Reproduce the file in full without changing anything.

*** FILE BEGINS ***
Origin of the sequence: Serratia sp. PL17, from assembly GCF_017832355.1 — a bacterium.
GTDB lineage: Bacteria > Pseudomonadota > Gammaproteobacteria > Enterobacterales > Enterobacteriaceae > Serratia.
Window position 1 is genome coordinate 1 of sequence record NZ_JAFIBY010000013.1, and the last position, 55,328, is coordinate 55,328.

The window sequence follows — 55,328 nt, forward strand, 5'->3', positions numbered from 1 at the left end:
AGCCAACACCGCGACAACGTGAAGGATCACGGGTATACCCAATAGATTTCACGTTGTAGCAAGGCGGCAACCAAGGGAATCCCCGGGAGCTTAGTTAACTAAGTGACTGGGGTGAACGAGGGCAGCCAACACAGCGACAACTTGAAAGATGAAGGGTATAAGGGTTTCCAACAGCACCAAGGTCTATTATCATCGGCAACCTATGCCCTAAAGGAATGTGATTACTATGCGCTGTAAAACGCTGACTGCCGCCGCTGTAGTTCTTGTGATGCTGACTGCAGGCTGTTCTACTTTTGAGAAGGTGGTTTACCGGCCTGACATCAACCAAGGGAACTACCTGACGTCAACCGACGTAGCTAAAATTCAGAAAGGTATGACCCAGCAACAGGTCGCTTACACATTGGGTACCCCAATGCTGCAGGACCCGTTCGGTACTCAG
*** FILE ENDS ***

Origin of the sequence: Serratia sp. PL17, from assembly GCF_017832355.1 — a bacterium.
GTDB lineage: Bacteria > Pseudomonadota > Gammaproteobacteria > Enterobacterales > Enterobacteriaceae > Serratia.
Window position 1 is genome coordinate 1 of sequence record NZ_JAFIBY010000013.1, and the last position, 55,328, is coordinate 55,328.

The window sequence follows — 55,328 nt, forward strand, 5'->3', positions numbered from 1 at the left end:
AGCCAACACCGCGACAACGTGAAGGATCACGGGTATACCCAATAGATTTCACGTTGTAGCAAGGCGGCAACCAAGGGAATCCCCGGGAGCTTAGTTAACTAAGTGACTGGGGTGAACGAGGGCAGCCAACACAGCGACAACTTGAAAGATGAAGGGTATAAGGGTTTCCAACAGCACCAAGGTCTATTATCATCGGCAACCTATGCCCTAAAGGAATGTGATTACTATGCGCTGTAAAACGCTGACTGCCGCCGCTGTAGTTCTTGTGATGCTGACTGCAGGCTGTTCTACTTTTGAGAAGGTGGTTTACCGGCCTGACATCAACCAAGGGAACTACCTGACGTCAACCGACGTAGCTAAAATTCAGAAAGGTATGACCCAGCAACAGGTCGCTTACACATTGGGTACCCCAATGCTGCAGGACCCGTTCGGTACTCAG